With apologies to Fred Tipson.
The National Review displays a worrying bit of candor in its latest discussion of the “Ground Zero Mosque.” It’s not about location, it’s not about 9/11, and it’s not about national honor. It’s about Islam:
The Ground Zero mosque project is not about religious tolerance. We permit thousands of mosques in our country, and Islam is not a religion. Islam is an ideology that has some spiritual elements, but strives for authoritarian control of every aspect of human life — social, political, and economic. The Ground Zero mosque project is a stealth step in the ” Grand Jihad,” the term used by the Muslim Brotherhood and its confederates for what they describe as a “civilizational” battle to destroy the U.S. and the West from within, by sabotage.
The choice of the word “permit” speaks volumes, for how thoroughly it misunderstands the basic concept of “religious liberty.” Medieval Islam, under the Caliphate, “permitted” hundreds of Christian temples and Jewish synagogues within the dar al-Islam, so long as non-Muslims (dhimmi) paid the religious tax (the jizra). Similarly, fundamentalist ideologues like The Corner would “permit” Muslims to live and worship freely, so long as they keep to themselves, and avoid any interaction with the community that surrounds them. That’s not freedom, and that’s not tolerance. The point of a free country like ours is that the minority doesn’t have to ask the majority’s permission before worshiping as they see fit.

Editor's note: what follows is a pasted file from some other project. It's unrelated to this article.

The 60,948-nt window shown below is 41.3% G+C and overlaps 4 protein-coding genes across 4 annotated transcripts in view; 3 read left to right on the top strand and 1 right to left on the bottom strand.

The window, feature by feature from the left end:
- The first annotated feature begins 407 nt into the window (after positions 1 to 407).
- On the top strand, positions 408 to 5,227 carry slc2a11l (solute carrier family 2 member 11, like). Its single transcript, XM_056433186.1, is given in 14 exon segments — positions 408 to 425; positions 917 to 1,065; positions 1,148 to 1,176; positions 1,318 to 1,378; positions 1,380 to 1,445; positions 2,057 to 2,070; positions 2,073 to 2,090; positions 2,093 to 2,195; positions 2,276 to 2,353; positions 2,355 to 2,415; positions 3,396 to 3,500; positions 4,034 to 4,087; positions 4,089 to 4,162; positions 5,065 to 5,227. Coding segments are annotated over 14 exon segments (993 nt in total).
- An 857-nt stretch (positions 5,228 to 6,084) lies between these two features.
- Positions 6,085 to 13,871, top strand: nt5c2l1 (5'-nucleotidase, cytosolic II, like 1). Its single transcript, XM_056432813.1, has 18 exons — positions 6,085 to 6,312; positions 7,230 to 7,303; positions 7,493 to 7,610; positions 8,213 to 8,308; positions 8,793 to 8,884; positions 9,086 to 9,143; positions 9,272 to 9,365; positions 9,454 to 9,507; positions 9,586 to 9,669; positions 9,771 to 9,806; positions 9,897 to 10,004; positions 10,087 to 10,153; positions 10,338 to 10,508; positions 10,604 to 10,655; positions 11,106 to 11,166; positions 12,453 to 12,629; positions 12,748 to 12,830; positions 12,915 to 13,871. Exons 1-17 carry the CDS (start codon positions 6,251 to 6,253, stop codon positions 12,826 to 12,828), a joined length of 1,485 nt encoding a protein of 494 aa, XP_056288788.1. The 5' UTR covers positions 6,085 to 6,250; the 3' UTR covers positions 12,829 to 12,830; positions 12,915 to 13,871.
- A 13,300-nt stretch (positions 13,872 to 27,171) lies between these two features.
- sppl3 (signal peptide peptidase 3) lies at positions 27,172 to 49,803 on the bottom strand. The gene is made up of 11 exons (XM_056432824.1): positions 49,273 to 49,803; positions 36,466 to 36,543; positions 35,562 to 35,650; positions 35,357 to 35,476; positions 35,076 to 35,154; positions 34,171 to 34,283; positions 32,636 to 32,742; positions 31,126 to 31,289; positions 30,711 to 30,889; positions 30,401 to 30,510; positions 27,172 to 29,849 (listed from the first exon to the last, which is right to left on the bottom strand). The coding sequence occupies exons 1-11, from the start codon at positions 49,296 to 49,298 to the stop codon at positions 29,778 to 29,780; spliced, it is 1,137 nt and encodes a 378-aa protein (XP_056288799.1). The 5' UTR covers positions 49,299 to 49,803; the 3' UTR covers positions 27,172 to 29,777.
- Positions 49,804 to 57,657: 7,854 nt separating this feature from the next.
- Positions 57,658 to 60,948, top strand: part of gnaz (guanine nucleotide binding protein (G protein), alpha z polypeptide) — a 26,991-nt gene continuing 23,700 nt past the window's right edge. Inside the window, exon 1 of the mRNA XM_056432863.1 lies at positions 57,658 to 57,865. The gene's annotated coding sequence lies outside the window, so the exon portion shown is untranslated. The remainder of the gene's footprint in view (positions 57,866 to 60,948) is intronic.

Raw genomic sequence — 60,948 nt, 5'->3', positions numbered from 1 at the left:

As to the rest, we should decline the invitation — also offered by Gingrich — to treat isolated offenses, perpetrated in the name of Islam, as a causus belli justifying some new crusade against the entire religion. Surely Osama bin Laden agrees with his Christian fundamentalist counterparts that America and Islam are locked in existential conflict, to be resolved only by the utter annihilation of one or both. But we as a country needn’t engage in their shared delusion, and shouldn’t, at the risk of legitimizing him.
Curious, too, to hear The Corner complaining about a religion that “strives for authoritarian control over every aspect of human life,” when some of its authors seem to understand America only as an outgrowth of, and a vehicle for Christianity.